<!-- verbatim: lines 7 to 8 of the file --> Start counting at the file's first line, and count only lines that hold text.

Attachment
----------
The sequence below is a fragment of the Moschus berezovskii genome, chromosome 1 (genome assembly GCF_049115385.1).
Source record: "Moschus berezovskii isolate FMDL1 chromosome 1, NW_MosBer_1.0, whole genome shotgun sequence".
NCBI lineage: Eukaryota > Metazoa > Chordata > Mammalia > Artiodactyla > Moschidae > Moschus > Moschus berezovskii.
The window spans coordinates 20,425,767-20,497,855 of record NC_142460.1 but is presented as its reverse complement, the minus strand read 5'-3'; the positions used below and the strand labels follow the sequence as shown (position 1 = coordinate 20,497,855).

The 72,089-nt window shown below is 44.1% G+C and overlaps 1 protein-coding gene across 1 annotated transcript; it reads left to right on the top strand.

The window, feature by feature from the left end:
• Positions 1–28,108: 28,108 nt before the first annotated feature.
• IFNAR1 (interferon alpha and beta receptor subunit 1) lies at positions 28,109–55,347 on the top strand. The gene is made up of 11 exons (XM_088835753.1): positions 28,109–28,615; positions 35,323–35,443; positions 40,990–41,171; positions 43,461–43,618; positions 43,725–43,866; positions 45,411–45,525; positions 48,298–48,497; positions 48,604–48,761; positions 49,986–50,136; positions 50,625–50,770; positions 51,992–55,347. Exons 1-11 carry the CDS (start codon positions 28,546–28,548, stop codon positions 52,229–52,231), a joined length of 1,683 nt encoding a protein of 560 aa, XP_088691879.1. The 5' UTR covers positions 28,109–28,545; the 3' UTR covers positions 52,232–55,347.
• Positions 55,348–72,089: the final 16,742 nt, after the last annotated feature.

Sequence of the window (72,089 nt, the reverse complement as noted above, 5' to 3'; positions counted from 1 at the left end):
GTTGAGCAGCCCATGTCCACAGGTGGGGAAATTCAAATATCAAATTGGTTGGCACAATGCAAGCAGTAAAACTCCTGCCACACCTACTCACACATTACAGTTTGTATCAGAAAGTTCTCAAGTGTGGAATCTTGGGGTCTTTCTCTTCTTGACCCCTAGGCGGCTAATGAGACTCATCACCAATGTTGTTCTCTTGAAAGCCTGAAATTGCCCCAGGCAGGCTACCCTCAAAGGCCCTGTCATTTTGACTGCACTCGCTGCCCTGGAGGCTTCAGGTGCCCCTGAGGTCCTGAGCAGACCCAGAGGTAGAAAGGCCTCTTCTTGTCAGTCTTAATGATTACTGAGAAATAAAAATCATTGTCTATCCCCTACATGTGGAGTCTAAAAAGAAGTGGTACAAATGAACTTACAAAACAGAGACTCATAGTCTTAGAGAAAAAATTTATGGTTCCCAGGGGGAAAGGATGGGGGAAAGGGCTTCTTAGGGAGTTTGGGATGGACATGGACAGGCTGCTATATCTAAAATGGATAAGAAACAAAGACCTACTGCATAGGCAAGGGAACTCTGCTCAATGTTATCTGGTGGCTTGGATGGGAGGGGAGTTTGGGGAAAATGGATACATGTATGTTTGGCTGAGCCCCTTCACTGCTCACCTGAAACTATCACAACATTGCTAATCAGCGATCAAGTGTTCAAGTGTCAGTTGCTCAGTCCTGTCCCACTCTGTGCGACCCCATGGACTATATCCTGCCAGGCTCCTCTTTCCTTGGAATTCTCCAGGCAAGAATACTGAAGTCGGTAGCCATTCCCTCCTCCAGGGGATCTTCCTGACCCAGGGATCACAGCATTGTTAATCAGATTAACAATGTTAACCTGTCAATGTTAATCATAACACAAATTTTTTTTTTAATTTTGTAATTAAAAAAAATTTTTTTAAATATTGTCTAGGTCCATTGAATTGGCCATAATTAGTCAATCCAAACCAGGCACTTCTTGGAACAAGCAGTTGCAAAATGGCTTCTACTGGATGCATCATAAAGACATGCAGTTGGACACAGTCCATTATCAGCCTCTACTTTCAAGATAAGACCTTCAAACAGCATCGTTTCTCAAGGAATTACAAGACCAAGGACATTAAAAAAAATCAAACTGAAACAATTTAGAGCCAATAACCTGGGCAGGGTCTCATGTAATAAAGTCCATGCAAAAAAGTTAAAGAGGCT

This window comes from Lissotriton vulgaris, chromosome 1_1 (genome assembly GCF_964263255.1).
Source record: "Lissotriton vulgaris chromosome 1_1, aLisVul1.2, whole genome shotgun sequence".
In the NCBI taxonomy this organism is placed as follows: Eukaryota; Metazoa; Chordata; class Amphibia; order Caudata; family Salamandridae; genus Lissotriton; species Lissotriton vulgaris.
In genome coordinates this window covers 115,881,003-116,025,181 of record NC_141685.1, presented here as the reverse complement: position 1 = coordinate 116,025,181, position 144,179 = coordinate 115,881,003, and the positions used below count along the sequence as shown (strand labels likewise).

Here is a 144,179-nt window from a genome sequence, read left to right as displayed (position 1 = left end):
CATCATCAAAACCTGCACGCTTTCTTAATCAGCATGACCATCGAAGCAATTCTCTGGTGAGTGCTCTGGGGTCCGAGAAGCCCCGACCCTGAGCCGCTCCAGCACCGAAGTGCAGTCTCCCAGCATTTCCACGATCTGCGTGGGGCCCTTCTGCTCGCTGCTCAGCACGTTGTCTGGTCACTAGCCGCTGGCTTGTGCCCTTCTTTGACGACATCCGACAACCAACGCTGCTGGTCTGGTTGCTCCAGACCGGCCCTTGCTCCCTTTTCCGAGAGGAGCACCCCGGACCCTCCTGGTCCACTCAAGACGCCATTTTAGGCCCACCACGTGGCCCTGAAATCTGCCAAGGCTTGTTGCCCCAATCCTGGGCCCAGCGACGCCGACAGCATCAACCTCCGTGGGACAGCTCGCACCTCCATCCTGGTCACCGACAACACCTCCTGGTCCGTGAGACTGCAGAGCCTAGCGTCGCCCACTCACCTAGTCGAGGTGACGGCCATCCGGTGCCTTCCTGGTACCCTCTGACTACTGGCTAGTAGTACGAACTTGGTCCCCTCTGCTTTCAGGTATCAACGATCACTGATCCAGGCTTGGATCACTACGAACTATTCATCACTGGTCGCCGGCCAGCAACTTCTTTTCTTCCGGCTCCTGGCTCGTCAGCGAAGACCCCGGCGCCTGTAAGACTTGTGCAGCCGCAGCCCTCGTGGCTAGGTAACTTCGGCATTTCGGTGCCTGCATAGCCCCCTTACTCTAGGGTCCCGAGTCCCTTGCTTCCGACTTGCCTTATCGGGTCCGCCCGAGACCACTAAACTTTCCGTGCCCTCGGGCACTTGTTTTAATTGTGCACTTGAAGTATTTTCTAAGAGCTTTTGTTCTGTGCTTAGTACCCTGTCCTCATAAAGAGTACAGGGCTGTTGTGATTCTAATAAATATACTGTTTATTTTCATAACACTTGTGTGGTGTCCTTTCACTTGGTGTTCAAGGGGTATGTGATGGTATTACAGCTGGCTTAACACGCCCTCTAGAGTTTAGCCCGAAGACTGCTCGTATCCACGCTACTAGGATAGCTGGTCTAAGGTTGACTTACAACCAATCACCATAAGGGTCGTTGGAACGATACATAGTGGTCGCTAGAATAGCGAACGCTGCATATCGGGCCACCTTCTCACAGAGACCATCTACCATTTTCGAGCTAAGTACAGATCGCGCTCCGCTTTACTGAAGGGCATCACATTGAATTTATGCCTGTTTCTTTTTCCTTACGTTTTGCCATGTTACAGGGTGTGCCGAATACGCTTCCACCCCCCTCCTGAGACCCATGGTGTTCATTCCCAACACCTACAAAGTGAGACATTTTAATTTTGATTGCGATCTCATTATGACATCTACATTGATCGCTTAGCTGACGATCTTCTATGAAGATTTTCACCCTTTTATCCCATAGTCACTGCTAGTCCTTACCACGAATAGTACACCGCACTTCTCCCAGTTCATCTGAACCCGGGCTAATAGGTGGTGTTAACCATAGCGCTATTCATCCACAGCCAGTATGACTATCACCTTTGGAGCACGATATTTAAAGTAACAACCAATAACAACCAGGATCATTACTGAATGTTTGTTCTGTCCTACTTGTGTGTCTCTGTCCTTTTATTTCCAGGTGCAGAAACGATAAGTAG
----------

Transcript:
• Positions 1–28,108: 28,108 nt before the first annotated feature.
• IFNAR1 (interferon alpha and beta receptor subunit 1) lies at positions 28,109–55,347 on the top strand. The gene is made up of 11 exons (XM_088835753.1): positions 28,109–28,615; positions 35,323–35,443; positions 40,990–41,171; positions 43,461–43,618; positions 43,725–43,866; positions 45,411–45,525; positions 48,298–48,497; positions 48,604–48,761; positions 49,986–50,136; positions 50,625–50,770; positions 51,992–55,347. Exons 1-11 carry the CDS (start codon positions 28,546–28,548, stop codon positions 52,229–52,231), a joined length of 1,683 nt encoding a protein of 560 aa, XP_088691879.1. The 5' UTR covers positions 28,109–28,545; the 3' UTR covers positions 52,232–55,347.